to her a thousand things in his disfavour; everything but dislike of her person; a thought which, as it would have been intolerable to bear, she checked the moment it endeavoured to arise. Revenge came now to her assistance; and she considered her dismission of him, stript, and without a character, with the utmost pleasure. She rioted in the several kinds of misery which her imagination suggested to her might be his fate; and, with a smile composed of anger, mirth, and scorn, viewed him in the rags in which her fancy had drest him.

Mrs. Slipslop, being summoned, attended her mistress, who had now in her own opinion totally subdued this passion. Whilst she was dressing she asked if that fellow had been turned away according to her orders. Slipslop answered, she had told her ladyship so (as indeed she had).—“And how did he behave?” replied the lady. “Truly, madam,” cries Slipslop, “in such a manner that infected everybody who saw him. The poor lad had but little wages to receive; for he constantly allowed his father and mother half his income; so that, when your ladyship’s livery was stript off, he had not wherewithal to buy a coat, and must have gone naked if one of the footmen had not incommodated him with one; and whilst he was standing in his shirt (and, to say truth, he was an amorous figure), being told your ladyship would not give him a character, he sighed, and said he had done nothing willingly to offend; that for his part, he should always give your ladyship a good character wherever he went; and he prayed God to bless you; for you was the best of ladies, though his enemies had set you against him. I wish you had not turned him away; for I believe you have not a faithfuller servant in the house.”—“How came you then,” replied the lady, “to advise me to turn him away?”— “I, madam!” said Slipslop; “I am sure you will do me the justice to say, I did all in my power to prevent it; but I saw your ladyship was angry; and it is not the business of us upper servants to hinterfear on these occasions.” “And was it not you, audacious wretch!” cried the lady, “who made me angry? Was it not your tittle-tattle, in which I believe you belyed the poor fellow, which incensed me against him? He may thank you for all that hath happened; and so may I for the loss of a good servant, and one who probably had more merit than all of you. Poor fellow! I am charmed with his goodness to his parents. Why did not you tell me of that, but suffer me to dismiss so good a creature without a character? I see the reason of your whole behaviour now as well as your complaint; you was jealous of the wenches.” “I jealous!” said Slipslop; “I assure you, I look upon myself as his betters; I am not meat for a footman, I hope.” These words threw the lady into a violent passion, and she sent Slipslop from her presence, who departed, tossing her nose, and crying, “Marry, come up! there are some people more jealous than I, I believe.” Her lady affected not to hear the words, though in reality she did, and understood them too. Now ensued a second conflict, so like the former, that it might savour of repetition to relate it minutely. It may suffice to say that Lady Booby found good reason to doubt whether she had so absolutely conquered her passion as she had flattered herself; and, in order to accomplish it quite, took a resolution, more common than wise, to retire immediately into the country. The reader hath long ago seen the arrival of Mrs. Slipslop, whom no pertness could make her mistress resolve to part with; lately, that of Mr. Pounce, her forerunners; and, lastly, that of the lady herself.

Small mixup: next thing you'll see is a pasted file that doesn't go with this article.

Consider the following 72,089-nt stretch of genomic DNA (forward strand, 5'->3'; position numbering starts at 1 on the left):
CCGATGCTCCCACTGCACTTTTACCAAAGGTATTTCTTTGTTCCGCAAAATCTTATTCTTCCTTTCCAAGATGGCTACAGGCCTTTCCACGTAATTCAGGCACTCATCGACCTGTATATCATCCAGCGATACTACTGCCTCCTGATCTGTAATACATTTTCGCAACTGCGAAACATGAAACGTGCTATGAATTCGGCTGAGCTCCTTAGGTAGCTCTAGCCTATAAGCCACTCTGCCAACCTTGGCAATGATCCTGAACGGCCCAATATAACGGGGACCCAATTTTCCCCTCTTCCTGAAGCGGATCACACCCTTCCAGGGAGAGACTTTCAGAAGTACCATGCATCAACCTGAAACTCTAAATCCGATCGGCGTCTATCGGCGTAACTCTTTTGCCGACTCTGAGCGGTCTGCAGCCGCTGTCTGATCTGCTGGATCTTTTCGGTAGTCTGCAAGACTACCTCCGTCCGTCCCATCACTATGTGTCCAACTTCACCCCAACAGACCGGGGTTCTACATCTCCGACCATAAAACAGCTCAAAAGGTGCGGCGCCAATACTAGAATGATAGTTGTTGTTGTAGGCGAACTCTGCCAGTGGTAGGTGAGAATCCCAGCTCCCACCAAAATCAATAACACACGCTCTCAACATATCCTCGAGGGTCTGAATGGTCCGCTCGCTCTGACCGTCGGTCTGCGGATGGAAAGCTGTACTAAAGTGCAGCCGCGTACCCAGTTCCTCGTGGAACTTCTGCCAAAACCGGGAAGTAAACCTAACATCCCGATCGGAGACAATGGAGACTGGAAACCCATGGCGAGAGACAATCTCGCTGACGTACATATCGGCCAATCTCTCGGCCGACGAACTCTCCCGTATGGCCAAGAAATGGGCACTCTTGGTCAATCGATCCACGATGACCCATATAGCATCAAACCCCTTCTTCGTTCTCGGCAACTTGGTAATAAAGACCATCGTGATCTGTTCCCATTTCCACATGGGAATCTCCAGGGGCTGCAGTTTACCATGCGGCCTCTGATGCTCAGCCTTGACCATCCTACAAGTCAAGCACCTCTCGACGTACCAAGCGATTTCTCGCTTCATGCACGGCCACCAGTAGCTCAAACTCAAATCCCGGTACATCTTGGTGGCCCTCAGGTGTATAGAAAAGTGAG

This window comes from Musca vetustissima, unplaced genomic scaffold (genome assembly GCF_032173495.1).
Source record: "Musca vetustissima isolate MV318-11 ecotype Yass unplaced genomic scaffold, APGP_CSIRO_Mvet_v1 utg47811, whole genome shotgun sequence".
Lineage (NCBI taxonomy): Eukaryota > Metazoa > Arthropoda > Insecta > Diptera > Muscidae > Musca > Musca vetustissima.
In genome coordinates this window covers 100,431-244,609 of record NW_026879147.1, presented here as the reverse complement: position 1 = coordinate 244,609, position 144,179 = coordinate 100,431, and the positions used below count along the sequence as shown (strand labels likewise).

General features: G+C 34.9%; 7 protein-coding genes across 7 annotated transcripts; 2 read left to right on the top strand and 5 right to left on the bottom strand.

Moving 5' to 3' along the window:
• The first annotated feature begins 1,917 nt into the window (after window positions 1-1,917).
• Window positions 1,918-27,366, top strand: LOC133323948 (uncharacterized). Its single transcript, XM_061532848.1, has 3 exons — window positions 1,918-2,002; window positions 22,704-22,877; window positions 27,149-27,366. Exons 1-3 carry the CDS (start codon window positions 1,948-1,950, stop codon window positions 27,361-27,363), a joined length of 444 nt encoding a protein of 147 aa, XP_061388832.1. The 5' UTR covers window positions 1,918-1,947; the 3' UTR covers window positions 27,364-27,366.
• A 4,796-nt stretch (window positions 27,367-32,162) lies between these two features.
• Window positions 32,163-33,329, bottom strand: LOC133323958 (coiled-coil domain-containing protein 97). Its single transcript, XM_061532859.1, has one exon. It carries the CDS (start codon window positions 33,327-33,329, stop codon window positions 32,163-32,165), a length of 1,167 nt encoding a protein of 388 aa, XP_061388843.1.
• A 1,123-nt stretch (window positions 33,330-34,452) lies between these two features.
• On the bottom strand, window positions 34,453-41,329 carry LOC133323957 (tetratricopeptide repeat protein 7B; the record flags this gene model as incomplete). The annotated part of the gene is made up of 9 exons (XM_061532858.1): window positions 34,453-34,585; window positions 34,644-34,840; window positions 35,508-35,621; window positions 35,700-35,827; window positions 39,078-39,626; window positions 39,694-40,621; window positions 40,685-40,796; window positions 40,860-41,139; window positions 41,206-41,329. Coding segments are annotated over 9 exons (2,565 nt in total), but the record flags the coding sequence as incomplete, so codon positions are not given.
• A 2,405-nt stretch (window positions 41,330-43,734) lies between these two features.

The morning after her arrival being Sunday, she went to church, to the great surprise of everybody, who wondered to see her ladyship, being no very constant churchwoman, there so suddenly upon her journey. Joseph was likewise there; and I have heard it was remarked that she fixed her eyes on him much more than on the parson; but this I believe to be only a malicious rumour. When the prayers were ended Mr. Adams stood up, and with a loud voice pronounced, “I publish the banns of marriage between Joseph Andrews and Frances Goodwill, both of this parish,” &c. Whether this had any effect on Lady Booby or no, who was then in her pew, which the congregation could not see into, I could never discover: but certain it is that in about a quarter of an hour she stood up, and directed her eyes to that part of the church where the women sat, and persisted in looking that way during the remainder of the sermon in so scrutinising a manner, and with so angry a countenance, that most of the women were afraid she was offended at them. The moment she returned home she sent for Slipslop into her chamber, and told her she wondered what that impudent fellow Joseph did in that parish? Upon which Slipslop gave her an account of her meeting Adams with him on the road, and likewise the adventure with Fanny. At the relation of which the lady often changed her countenance; and when she had heard all, she ordered Mr. Adams into her presence, to whom she behaved as the reader will see in the next chapter.

  By PanEris using Melati.

Previous chapter/page Back Home Email this Search Discuss Bookmark Next chapter
Copyright: All texts on Bibliomania are © Ltd, and may not be reproduced in any form without our written permission. See our FAQ for more details.